Digital crime by an anonymous hacker

Cyber attacks are a daily occurrence, and they don’t always happen to huge firms with deep pockets.

During the past Fourth of July weekend, for example, the Dublin-based IT solutions developer Kaseya was a cyberattack victim, and it is estimated that 800 to 1,500 of its small to medium-sized business clients may have been compromised by ransomware.

In May of this year, a different type of attack caused a similar shortage when the Colonial Pipeline, headquartered in Alpharetta, Ga., was forced to close operations and freeze its IT systems. Colonial became the victim of a cyberattack by a Russia-linked cybercrime group known as DarkSide.

Colonial Pipeline provides about 45% of the gasoline, diesel, home heating oil, jet fuel, and military supplies distributed to the East Coast – 100 million gallons of fuel transported daily from Texas to New York, including a segment through the South Carolina Upstate.

To help business owners and others prevent these types of attack, the University of South Carolina-Beaufort is offering a Cyber Resilience Course from Oct. 3 through Nov. 4 for anyone interested in developing a security systems plan of action. It is specifically designed for small and medium-sized businesses but is open to anyone.

The 25-hour online course will concentrate on the requirements necessary to meet various levels of compliance with the Department of Defense Cybersecurity Maturity Model Certification (CMMC). The course provides an understanding of DOD cybersecurity requirements necessary as a contractor with the federal government.

“To our knowledge it is the only substantive, online course of its type being offered in our region at present,” said Warren Parker, chairman of the South Coast Cyber Center in Beaufort. The center is a 501(c)(3) partnership that includes USCB, Technical College of the Lowcountry, the Beaufort Digital Corridor and Beaufort County Economic Development Corporation.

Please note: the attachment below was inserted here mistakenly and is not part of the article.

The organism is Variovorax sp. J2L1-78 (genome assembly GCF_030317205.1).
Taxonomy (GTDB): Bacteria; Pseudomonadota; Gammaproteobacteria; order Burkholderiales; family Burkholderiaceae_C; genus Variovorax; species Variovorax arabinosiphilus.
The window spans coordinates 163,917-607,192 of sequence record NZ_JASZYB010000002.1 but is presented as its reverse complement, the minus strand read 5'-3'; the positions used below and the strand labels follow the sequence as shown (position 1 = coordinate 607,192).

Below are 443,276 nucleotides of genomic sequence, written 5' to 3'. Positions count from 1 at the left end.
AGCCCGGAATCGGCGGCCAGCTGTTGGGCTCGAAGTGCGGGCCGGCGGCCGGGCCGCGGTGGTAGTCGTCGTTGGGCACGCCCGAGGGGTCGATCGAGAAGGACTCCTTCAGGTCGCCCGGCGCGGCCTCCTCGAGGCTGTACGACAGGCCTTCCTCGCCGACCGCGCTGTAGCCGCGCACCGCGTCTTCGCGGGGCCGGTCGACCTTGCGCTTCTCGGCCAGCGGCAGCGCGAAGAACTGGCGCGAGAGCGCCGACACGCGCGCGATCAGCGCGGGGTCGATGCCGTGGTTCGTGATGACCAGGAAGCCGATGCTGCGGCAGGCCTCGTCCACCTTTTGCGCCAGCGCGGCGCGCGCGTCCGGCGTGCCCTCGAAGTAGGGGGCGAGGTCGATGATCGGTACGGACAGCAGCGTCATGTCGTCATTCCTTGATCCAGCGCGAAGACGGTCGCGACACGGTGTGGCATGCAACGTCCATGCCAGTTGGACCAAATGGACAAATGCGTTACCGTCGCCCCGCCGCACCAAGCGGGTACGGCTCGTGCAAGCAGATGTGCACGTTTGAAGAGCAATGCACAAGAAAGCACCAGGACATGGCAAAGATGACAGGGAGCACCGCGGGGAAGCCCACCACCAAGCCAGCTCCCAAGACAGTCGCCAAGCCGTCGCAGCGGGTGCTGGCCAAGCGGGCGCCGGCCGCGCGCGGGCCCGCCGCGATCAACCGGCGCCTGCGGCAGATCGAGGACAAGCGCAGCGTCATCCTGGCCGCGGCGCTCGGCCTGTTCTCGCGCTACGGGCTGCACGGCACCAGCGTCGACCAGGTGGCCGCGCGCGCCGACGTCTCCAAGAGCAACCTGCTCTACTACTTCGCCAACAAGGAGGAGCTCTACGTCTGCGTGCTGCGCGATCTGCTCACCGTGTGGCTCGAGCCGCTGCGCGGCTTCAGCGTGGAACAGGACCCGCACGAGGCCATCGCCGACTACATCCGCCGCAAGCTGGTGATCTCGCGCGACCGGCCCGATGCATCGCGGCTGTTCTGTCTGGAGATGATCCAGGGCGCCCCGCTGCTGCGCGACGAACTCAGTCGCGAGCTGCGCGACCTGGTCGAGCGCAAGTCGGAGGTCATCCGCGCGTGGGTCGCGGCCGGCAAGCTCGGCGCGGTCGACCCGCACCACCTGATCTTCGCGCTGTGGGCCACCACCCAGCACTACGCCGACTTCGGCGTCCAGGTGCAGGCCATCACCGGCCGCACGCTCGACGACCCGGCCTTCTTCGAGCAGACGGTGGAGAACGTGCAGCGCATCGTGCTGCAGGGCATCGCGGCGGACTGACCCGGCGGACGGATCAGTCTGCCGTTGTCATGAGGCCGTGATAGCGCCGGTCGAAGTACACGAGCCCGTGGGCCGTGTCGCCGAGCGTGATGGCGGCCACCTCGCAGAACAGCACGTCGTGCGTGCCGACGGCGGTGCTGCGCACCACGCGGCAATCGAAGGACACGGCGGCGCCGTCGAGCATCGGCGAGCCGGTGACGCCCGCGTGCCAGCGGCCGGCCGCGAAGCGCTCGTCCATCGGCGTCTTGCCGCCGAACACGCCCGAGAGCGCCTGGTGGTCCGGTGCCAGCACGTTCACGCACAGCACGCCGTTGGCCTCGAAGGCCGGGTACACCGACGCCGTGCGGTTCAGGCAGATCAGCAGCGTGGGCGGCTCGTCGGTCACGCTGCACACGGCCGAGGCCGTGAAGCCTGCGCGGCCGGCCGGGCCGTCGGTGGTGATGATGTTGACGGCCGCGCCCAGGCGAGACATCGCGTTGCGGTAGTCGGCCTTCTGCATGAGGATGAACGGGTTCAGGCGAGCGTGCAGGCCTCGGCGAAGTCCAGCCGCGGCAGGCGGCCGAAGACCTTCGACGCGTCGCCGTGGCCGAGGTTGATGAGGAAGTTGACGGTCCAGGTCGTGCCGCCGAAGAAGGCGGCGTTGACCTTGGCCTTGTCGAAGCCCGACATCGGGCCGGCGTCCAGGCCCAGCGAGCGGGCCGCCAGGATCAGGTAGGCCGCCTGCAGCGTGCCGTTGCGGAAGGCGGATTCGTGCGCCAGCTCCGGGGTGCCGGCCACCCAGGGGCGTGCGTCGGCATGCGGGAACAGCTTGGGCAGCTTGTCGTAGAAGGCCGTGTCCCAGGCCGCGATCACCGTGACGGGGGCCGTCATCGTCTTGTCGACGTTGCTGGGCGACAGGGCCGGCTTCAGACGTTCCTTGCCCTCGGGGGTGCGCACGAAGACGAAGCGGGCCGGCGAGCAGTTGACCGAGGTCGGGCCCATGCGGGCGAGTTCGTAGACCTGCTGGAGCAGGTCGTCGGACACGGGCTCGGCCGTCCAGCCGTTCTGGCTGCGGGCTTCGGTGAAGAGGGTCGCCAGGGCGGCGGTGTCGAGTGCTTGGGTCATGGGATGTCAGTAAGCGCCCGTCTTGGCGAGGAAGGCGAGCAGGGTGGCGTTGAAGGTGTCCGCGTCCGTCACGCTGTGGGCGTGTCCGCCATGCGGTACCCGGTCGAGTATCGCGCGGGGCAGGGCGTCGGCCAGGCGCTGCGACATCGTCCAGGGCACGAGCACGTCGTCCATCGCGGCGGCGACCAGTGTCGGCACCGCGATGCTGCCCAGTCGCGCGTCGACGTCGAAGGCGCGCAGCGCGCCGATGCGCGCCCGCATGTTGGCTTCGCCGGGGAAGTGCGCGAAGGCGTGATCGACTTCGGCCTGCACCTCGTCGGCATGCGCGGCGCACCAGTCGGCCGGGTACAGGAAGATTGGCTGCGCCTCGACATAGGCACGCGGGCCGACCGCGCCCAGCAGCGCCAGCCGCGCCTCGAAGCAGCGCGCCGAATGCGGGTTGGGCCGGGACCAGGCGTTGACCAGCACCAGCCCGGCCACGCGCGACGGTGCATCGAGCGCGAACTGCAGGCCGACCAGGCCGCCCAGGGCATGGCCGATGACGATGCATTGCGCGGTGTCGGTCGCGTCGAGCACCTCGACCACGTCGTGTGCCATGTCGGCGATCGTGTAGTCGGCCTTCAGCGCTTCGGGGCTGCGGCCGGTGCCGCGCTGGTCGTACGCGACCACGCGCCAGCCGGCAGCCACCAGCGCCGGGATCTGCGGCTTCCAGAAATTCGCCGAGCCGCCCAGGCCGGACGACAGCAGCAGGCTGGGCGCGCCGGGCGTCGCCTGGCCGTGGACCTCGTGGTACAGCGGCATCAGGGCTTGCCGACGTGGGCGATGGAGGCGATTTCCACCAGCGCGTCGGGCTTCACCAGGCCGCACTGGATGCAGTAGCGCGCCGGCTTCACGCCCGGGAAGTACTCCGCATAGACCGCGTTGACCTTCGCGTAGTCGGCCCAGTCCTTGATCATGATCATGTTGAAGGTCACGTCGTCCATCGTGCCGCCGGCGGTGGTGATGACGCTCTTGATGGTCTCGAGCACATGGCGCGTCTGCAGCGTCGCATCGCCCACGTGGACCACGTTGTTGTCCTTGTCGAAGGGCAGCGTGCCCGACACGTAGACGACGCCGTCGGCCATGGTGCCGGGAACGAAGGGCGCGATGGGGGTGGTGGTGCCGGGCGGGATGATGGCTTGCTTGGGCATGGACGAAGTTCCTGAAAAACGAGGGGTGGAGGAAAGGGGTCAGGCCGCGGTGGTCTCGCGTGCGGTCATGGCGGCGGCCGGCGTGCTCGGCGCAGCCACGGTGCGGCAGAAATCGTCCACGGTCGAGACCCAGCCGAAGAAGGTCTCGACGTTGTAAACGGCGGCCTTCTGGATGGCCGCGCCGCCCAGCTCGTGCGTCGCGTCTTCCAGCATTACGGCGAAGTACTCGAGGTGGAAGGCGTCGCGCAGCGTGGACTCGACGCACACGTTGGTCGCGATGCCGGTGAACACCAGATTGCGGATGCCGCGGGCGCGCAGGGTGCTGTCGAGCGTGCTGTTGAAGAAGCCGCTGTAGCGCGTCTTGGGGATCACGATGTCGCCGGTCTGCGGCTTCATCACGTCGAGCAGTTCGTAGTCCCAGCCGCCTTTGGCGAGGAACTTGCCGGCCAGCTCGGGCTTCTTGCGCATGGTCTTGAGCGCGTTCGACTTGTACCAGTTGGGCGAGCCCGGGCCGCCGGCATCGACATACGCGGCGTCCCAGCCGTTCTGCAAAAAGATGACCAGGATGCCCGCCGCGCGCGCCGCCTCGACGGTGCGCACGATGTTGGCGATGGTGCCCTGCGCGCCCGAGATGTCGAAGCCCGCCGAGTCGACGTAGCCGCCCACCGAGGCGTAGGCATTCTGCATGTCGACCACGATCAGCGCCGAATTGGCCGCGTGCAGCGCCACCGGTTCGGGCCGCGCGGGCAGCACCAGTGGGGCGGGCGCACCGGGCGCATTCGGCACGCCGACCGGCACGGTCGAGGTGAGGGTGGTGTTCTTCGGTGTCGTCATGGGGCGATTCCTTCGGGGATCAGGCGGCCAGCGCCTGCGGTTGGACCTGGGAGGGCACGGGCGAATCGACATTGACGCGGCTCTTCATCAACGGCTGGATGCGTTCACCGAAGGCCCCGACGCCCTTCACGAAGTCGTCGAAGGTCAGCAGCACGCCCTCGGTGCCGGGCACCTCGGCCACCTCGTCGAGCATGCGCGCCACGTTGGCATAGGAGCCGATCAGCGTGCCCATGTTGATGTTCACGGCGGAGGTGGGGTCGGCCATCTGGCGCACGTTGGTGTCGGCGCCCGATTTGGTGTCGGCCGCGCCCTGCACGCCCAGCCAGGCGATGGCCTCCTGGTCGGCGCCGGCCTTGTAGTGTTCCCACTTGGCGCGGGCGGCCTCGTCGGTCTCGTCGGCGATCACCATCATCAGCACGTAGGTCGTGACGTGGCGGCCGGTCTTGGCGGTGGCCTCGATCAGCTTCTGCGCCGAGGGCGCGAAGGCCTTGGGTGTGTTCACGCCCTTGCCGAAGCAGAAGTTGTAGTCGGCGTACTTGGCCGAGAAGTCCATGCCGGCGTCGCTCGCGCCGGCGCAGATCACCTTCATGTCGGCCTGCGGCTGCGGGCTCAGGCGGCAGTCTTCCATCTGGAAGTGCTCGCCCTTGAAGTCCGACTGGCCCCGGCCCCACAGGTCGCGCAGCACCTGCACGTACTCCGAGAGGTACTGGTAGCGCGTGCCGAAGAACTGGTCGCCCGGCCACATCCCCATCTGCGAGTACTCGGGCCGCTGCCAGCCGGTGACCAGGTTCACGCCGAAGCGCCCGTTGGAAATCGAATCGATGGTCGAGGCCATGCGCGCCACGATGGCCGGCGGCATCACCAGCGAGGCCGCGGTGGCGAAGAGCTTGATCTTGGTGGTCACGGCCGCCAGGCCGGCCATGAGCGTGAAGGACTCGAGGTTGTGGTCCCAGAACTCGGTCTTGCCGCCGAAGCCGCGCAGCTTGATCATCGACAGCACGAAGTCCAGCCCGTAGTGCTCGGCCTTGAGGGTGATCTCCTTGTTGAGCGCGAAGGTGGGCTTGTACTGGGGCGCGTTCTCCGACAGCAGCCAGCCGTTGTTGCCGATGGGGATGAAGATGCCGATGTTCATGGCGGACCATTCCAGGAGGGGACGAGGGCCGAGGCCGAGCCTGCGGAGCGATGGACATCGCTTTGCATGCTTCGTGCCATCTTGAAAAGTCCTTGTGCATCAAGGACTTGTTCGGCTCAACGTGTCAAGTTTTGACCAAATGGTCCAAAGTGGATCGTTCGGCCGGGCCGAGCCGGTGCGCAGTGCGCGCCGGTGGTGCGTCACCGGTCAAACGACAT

“Our basic purpose is to enhance cybersecurity education with cyber workforce development, encouraging cyber startups and the attraction of cyber firms to the Beaufort region,” Parker said. “We think the area is one of our strengths. We think there’s a real opportunity, given the fact there is about a 300,000-plus shortage of cybersecurity professionals.”

The cyber center’s plans are to help recent graduates, people leaving the military, and other residents find high-paying jobs by providing affordable and relevant cybersecurity education and training.

“The field is growing faster than any other profession every year. We’ve got a four-year university and a two-year technical college here. We have over 1,000 people leaving the Marine Corps every year who could be part of this cybersecurity world,” Parker said. “We think we’ve got a place where people want come to, stay and work, the quality of life is good, and that we, in fact, would be a natural home for cybersecurity businesses.”

Cybersecurity is one of the newest degree programs being offered as USCB expands its computer science and cybersecurity curriculum offerings.

TCL also is working toward becoming a center of excellence in cybersecurity with its two-year certificate program.